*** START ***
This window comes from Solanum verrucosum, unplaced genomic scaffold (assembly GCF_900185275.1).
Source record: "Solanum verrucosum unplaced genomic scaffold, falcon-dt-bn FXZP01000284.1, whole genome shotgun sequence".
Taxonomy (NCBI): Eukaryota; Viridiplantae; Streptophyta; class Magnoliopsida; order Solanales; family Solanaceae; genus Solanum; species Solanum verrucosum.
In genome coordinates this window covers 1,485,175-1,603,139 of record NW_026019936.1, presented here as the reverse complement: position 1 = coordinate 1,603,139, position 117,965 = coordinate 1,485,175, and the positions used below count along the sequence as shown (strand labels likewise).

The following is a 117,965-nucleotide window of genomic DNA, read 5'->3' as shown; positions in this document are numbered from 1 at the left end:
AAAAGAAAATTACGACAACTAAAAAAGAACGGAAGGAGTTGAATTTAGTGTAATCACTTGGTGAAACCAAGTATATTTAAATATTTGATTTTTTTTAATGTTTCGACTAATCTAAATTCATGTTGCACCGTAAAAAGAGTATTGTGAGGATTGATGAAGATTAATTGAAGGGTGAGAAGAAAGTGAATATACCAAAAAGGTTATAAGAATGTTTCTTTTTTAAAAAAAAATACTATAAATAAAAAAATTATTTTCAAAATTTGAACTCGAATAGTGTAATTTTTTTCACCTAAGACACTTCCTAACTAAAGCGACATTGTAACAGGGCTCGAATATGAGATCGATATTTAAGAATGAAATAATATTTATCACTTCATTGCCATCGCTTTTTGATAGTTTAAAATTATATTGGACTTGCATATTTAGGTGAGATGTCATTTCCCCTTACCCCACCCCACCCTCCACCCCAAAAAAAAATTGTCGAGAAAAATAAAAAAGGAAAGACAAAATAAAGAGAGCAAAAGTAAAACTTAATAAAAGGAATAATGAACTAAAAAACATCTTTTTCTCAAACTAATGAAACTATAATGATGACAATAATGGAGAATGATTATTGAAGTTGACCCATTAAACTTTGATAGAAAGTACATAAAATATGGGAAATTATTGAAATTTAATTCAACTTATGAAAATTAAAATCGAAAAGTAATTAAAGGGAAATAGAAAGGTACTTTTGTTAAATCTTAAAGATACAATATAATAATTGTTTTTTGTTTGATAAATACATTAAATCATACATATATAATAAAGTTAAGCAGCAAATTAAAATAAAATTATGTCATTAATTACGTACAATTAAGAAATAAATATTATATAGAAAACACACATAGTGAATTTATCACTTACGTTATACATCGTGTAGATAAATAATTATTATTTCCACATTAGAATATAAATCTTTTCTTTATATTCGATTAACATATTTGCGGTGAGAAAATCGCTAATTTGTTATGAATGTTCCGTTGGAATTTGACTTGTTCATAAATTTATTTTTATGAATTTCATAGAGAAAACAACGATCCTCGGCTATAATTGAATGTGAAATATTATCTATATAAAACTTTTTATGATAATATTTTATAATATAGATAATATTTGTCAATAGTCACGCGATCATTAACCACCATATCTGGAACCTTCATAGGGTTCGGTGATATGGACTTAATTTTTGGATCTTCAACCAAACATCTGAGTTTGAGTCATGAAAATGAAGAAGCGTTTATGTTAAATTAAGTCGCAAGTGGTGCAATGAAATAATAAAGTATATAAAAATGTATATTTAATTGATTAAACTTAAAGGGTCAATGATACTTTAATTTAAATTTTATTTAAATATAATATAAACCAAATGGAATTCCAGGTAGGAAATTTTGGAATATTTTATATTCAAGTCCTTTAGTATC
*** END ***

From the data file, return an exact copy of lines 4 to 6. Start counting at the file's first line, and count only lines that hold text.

In genome coordinates this window covers 1,485,175-1,603,139 of record NW_026019936.1, presented here as the reverse complement: position 1 = coordinate 1,603,139, position 117,965 = coordinate 1,485,175, and the positions used below count along the sequence as shown (strand labels likewise).

The following is a 117,965-nucleotide window of genomic DNA, read 5'->3' as shown; positions in this document are numbered from 1 at the left end:
AAAAGAAAATTACGACAACTAAAAAAGAACGGAAGGAGTTGAATTTAGTGTAATCACTTGGTGAAACCAAGTATATTTAAATATTTGATTTTTTTTAATGTTTCGACTAATCTAAATTCATGTTGCACCGTAAAAAGAGTATTGTGAGGATTGATGAAGATTAATTGAAGGGTGAGAAGAAAGTGAATATACCAAAAAGGTTATAAGAATGTTTCTTTTTTAAAAAAAAATACTATAAATAAAAAAATTATTTTCAAAATTTGAACTCGAATAGTGTAATTTTTTTCACCTAAGACACTTCCTAACTAAAGCGACATTGTAACAGGGCTCGAATATGAGATCGATATTTAAGAATGAAATAATATTTATCACTTCATTGCCATCGCTTTTTGATAGTTTAAAATTATATTGGACTTGCATATTTAGGTGAGATGTCATTTCCCCTTACCCCACCCCACCCTCCACCCCAAAAAAAAATTGTCGAGAAAAATAAAAAAGGAAAGACAAAATAAAGAGAGCAAAAGTAAAACTTAATAAAAGGAATAATGAACTAAAAAACATCTTTTTCTCAAACTAATGAAACTATAATGATGACAATAATGGAGAATGATTATTGAAGTTGACCCATTAAACTTTGATAGAAAGTACATAAAATATGGGAAATTATTGAAATTTAATTCAACTTATGAAAATTAAAATCGAAAAGTAATTAAAGGGAAATAGAAAGGTACTTTTGTTAAATCTTAAAGATACAATATAATAATTGTTTTTTGTTTGATAAATACATTAAATCATACATATATAATAAAGTTAAGCAGCAAATTAAAATAAAATTATGTCATTAATTACGTACAATTAAGAAATAAATATTATATAGAAAACACACATAGTGAATTTATCACTTACGTTATACATCGTGTAGATAAATAATTATTATTTCCACATTAGAATATAAATCTTTTCTTTATATTCGATTAACATATTTGCGGTGAGAAAATCGCTAATTTGTTATGAATGTTCCGTTGGAATTTGACTTGTTCATAAATTTATTTTTATGAATTTCATAGAGAAAACAACGATCCTCGGCTATAATTGAATGTGAAATATTATCTATATAAAACTTTTTATGATAATATTTTATAATATAGATAATATTTGTCAATAGTCACGCGATCATTAACCACCATATCTGGAACCTTCATAGGGTTCGGTGATATGGACTTAATTTTTGGATCTTCAACCAAACATCTGAGTTTGAGTCATGAAAATGAAGAAGCGTTTATGTTAAATTAAGTCGCAAGTGGTGCAATGAAATAATAAAGTATATAAAAATGTATATTTAATTGATTAAACTTAAAGGGTCAATGATACTTTAATTTAAATTTTATTTAAATATAATATAAACCAAATGGAATTCCAGGTAGGAAATTTTGGAATATTTTATATTCAAGTCCTTTAGTATC